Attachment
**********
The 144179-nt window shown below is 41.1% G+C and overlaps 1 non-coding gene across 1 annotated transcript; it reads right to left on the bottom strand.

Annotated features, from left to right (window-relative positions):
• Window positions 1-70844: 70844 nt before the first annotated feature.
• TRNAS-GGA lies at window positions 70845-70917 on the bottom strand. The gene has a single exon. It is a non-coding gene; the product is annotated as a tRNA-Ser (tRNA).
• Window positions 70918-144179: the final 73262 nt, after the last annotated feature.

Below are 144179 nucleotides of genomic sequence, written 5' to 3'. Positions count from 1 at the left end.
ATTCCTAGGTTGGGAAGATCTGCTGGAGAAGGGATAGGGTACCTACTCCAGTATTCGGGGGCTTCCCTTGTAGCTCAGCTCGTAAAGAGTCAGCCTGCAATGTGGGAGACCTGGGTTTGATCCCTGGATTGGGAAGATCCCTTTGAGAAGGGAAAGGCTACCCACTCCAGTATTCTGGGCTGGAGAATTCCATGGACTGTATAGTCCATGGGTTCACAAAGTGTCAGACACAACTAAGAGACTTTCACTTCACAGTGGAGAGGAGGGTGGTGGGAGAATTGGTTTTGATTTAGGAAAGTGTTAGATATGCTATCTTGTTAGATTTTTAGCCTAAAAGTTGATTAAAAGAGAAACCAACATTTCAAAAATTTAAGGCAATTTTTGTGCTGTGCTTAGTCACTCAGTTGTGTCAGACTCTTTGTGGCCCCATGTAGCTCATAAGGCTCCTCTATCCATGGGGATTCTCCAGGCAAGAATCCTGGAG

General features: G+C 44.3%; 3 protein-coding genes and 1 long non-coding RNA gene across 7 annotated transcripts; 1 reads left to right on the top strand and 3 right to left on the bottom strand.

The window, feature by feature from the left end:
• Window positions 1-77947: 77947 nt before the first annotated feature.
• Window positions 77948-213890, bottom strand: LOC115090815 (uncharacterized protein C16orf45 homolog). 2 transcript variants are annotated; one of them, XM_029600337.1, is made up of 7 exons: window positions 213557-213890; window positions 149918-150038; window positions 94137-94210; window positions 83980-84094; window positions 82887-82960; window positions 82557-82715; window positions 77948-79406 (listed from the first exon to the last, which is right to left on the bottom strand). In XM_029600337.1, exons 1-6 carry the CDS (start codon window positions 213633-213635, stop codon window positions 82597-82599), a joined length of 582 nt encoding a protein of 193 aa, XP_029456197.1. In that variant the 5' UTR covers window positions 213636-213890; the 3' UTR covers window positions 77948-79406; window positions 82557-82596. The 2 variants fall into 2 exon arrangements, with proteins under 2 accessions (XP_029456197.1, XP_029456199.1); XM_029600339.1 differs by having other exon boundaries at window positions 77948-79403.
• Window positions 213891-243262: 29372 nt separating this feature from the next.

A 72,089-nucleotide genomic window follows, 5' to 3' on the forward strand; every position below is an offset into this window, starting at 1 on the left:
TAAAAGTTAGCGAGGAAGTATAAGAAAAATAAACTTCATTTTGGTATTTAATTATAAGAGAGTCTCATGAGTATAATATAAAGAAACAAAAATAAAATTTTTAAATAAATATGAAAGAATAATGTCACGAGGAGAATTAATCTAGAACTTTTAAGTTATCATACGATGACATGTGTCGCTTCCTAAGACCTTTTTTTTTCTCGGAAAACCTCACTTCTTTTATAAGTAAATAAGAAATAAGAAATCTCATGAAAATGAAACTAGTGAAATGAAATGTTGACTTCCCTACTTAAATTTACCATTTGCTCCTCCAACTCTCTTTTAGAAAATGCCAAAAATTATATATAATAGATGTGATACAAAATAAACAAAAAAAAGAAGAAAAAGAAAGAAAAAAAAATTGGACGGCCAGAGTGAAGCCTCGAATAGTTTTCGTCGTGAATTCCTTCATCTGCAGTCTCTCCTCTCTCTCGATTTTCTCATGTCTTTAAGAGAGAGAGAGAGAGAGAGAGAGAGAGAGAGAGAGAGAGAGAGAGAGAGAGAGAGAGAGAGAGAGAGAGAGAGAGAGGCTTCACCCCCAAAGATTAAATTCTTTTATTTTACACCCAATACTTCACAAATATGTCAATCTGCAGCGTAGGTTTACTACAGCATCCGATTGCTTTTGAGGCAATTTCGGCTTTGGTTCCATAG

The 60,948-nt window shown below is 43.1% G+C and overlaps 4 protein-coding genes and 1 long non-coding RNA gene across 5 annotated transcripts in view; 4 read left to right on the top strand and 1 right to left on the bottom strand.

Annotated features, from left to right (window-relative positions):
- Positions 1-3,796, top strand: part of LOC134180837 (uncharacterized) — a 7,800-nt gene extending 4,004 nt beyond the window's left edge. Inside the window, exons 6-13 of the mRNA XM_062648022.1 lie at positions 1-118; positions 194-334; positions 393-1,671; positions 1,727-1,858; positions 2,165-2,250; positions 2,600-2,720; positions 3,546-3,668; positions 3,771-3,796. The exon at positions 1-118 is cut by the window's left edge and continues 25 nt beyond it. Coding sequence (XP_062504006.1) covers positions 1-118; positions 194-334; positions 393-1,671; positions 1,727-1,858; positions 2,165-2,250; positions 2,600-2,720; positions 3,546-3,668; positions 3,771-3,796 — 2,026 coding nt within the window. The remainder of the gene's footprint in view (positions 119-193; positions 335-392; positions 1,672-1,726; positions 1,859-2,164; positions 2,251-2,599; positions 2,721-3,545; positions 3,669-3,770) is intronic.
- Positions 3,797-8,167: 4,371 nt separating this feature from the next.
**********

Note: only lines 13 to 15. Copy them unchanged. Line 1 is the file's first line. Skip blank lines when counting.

A 72,089-nucleotide genomic window follows, 5' to 3' on the forward strand; every position below is an offset into this window, starting at 1 on the left:
TAAAAGTTAGCGAGGAAGTATAAGAAAAATAAACTTCATTTTGGTATTTAATTATAAGAGAGTCTCATGAGTATAATATAAAGAAACAAAAATAAAATTTTTAAATAAATATGAAAGAATAATGTCACGAGGAGAATTAATCTAGAACTTTTAAGTTATCATACGATGACATGTGTCGCTTCCTAAGACCTTTTTTTTTCTCGGAAAACCTCACTTCTTTTATAAGTAAATAAGAAATAAGAAATCTCATGAAAATGAAACTAGTGAAATGAAATGTTGACTTCCCTACTTAAATTTACCATTTGCTCCTCCAACTCTCTTTTAGAAAATGCCAAAAATTATATATAATAGATGTGATACAAAATAAACAAAAAAAAGAAGAAAAAGAAAGAAAAAAAAATTGGACGGCCAGAGTGAAGCCTCGAATAGTTTTCGTCGTGAATTCCTTCATCTGCAGTCTCTCCTCTCTCTCGATTTTCTCATGTCTTTAAGAGAGAGAGAGAGAGAGAGAGAGAGAGAGAGAGAGAGAGAGAGAGAGAGAGAGAGAGAGAGAGAGAGAGAGAGAGAGGCTTCACCCCCAAAGATTAAATTCTTTTATTTTACACCCAATACTTCACAAATATGTCAATCTGCAGCGTAGGTTTACTACAGCATCCGATTGCTTTTGAGGCAATTTCGGCTTTGGTTCCATAG

The 60,948-nt window shown below is 43.1% G+C and overlaps 4 protein-coding genes and 1 long non-coding RNA gene across 5 annotated transcripts in view; 4 read left to right on the top strand and 1 right to left on the bottom strand.